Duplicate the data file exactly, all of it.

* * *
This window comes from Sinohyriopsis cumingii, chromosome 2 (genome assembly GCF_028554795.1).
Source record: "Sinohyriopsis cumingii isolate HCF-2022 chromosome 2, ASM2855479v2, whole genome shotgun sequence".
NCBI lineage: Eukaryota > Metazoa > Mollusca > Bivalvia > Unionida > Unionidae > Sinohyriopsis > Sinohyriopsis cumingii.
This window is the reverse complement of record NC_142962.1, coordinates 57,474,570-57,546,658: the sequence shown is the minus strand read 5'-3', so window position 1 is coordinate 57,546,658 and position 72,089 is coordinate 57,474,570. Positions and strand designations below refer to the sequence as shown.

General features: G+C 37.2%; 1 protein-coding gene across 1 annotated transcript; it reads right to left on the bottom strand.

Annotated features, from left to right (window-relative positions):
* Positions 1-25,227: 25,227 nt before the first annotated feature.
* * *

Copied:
This window comes from Sinohyriopsis cumingii, chromosome 2 (genome assembly GCF_028554795.1).
Source record: "Sinohyriopsis cumingii isolate HCF-2022 chromosome 2, ASM2855479v2, whole genome shotgun sequence".
NCBI lineage: Eukaryota > Metazoa > Mollusca > Bivalvia > Unionida > Unionidae > Sinohyriopsis > Sinohyriopsis cumingii.
This window is the reverse complement of record NC_142962.1, coordinates 57,474,570-57,546,658: the sequence shown is the minus strand read 5'-3', so window position 1 is coordinate 57,546,658 and position 72,089 is coordinate 57,474,570. Positions and strand designations below refer to the sequence as shown.

General features: G+C 37.2%; 1 protein-coding gene across 1 annotated transcript; it reads right to left on the bottom strand.

Annotated features, from left to right (window-relative positions):
* Positions 1-25,227: 25,227 nt before the first annotated feature.